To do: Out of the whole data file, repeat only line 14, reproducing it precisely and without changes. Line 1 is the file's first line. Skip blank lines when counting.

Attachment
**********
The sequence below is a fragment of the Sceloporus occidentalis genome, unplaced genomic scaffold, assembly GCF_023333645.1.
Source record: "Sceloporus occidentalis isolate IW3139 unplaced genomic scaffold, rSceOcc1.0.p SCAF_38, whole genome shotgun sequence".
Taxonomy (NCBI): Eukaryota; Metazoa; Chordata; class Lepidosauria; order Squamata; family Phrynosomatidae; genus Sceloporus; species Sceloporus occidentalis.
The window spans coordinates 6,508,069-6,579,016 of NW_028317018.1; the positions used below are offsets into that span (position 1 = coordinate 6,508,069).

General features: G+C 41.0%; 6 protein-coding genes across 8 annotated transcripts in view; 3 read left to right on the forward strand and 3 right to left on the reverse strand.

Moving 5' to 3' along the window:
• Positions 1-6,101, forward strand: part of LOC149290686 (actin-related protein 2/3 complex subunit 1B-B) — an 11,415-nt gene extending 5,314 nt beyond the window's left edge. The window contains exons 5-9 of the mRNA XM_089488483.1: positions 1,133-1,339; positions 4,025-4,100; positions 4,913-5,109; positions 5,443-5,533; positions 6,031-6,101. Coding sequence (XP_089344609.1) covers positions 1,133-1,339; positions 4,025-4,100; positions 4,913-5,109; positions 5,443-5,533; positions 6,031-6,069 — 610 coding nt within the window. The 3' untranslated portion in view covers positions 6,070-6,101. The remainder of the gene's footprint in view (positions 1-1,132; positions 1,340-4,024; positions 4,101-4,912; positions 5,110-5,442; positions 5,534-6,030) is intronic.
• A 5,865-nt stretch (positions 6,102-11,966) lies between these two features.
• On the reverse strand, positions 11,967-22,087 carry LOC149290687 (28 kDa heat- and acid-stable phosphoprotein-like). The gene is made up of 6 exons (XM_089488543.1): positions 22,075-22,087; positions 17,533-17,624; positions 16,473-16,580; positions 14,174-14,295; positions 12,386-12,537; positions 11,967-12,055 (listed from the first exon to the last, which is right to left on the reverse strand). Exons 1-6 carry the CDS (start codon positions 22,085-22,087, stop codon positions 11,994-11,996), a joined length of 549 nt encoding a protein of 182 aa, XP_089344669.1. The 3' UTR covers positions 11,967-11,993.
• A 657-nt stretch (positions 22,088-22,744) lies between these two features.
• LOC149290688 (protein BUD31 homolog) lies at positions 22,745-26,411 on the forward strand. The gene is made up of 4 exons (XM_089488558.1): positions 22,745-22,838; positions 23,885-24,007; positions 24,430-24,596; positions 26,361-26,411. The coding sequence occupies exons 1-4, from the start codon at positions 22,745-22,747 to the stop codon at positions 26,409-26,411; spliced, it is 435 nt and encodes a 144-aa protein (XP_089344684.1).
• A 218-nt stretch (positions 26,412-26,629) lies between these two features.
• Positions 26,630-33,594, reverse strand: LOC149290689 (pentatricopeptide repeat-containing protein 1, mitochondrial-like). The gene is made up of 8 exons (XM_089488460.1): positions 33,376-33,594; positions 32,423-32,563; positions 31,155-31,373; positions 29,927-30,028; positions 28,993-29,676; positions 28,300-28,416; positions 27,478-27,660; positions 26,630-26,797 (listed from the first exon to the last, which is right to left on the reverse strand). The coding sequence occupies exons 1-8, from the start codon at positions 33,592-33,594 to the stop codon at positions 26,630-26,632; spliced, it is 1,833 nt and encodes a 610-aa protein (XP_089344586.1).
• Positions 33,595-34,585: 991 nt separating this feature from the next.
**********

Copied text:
• Positions 33,595-34,585: 991 nt separating this feature from the next.